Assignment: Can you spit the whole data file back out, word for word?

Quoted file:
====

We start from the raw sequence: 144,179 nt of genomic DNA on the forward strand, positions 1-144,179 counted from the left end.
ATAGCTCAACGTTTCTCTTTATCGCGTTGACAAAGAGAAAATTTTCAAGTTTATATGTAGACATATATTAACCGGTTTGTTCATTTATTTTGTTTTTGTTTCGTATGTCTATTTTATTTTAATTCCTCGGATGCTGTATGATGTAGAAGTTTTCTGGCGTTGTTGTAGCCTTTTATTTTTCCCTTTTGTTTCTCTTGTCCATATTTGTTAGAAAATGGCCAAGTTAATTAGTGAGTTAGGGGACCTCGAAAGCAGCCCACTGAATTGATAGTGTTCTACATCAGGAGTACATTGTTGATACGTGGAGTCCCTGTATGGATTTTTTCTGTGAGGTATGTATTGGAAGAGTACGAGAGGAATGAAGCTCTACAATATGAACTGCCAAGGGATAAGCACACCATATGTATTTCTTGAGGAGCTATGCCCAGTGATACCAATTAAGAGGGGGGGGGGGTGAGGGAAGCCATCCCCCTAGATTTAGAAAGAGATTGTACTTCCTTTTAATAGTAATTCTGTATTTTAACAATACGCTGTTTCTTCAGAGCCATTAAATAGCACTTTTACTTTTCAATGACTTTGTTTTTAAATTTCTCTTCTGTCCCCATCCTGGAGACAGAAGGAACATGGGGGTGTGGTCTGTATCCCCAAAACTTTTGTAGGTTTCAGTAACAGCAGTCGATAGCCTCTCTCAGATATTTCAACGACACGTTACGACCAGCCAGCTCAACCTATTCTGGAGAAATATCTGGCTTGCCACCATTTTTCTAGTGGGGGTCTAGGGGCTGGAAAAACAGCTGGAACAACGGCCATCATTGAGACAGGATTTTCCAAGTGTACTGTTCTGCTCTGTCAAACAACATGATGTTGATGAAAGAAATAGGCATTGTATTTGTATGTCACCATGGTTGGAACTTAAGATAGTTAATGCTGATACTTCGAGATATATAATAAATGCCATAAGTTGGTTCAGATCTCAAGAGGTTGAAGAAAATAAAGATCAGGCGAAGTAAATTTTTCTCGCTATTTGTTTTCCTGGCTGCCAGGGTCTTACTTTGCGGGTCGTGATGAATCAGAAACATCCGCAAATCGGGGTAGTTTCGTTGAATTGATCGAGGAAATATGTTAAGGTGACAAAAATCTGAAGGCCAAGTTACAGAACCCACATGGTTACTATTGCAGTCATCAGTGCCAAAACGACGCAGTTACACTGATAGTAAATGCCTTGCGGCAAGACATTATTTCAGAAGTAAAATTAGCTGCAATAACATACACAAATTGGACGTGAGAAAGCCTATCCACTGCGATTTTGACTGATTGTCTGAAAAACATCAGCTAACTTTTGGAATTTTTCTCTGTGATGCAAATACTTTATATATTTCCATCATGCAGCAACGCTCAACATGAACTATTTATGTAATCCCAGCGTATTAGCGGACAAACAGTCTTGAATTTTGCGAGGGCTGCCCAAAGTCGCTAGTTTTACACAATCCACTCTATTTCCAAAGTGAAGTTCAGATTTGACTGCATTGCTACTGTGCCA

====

We start from the raw sequence: 144,179 nt of genomic DNA on the forward strand, positions 1-144,179 counted from the left end.
ATAGCTCAACGTTTCTCTTTATCGCGTTGACAAAGAGAAAATTTTCAAGTTTATATGTAGACATATATTAACCGGTTTGTTCATTTATTTTGTTTTTGTTTCGTATGTCTATTTTATTTTAATTCCTCGGATGCTGTATGATGTAGAAGTTTTCTGGCGTTGTTGTAGCCTTTTATTTTTCCCTTTTGTTTCTCTTGTCCATATTTGTTAGAAAATGGCCAAGTTAATTAGTGAGTTAGGGGACCTCGAAAGCAGCCCACTGAATTGATAGTGTTCTACATCAGGAGTACATTGTTGATACGTGGAGTCCCTGTATGGATTTTTTCTGTGAGGTATGTATTGGAAGAGTACGAGAGGAATGAAGCTCTACAATATGAACTGCCAAGGGATAAGCACACCATATGTATTTCTTGAGGAGCTATGCCCAGTGATACCAATTAAGAGGGGGGGGGGGTGAGGGAAGCCATCCCCCTAGATTTAGAAAGAGATTGTACTTCCTTTTAATAGTAATTCTGTATTTTAACAATACGCTGTTTCTTCAGAGCCATTAAATAGCACTTTTACTTTTCAATGACTTTGTTTTTAAATTTCTCTTCTGTCCCCATCCTGGAGACAGAAGGAACATGGGGGTGTGGTCTGTATCCCCAAAACTTTTGTAGGTTTCAGTAACAGCAGTCGATAGCCTCTCTCAGATATTTCAACGACACGTTACGACCAGCCAGCTCAACCTATTCTGGAGAAATATCTGGCTTGCCACCATTTTTCTAGTGGGGGTCTAGGGGCTGGAAAAACAGCTGGAACAACGGCCATCATTGAGACAGGATTTTCCAAGTGTACTGTTCTGCTCTGTCAAACAACATGATGTTGATGAAAGAAATAGGCATTGTATTTGTATGTCACCATGGTTGGAACTTAAGATAGTTAATGCTGATACTTCGAGATATATAATAAATGCCATAAGTTGGTTCAGATCTCAAGAGGTTGAAGAAAATAAAGATCAGGCGAAGTAAATTTTTCTCGCTATTTGTTTTCCTGGCTGCCAGGGTCTTACTTTGCGGGTCGTGATGAATCAGAAACATCCGCAAATCGGGGTAGTTTCGTTGAATTGATCGAGGAAATATGTTAAGGTGACAAAAATCTGAAGGCCAAGTTACAGAACCCACATGGTTACTATTGCAGTCATCAGTGCCAAAACGACGCAGTTACACTGATAGTAAATGCCTTGCGGCAAGACATTATTTCAGAAGTAAAATTAGCTGCAATAACATACACAAATTGGACGTGAGAAAGCCTATCCACTGCGATTTTGACTGATTGTCTGAAAAACATCAGCTAACTTTTGGAATTTTTCTCTGTGATGCAAATACTTTATATATTTCCATCATGCAGCAACGCTCAACATGAACTATTTATGTAATCCCAGCGTATTAGCGGACAAACAGTCTTGAATTTTGCGAGGGCTGCCCAAAGTCGCTAGTTTTACACAATCCACTCTATTTCCAAAGTGAAGTTCAGATTTGACTGCATTGCTACTGTGCCA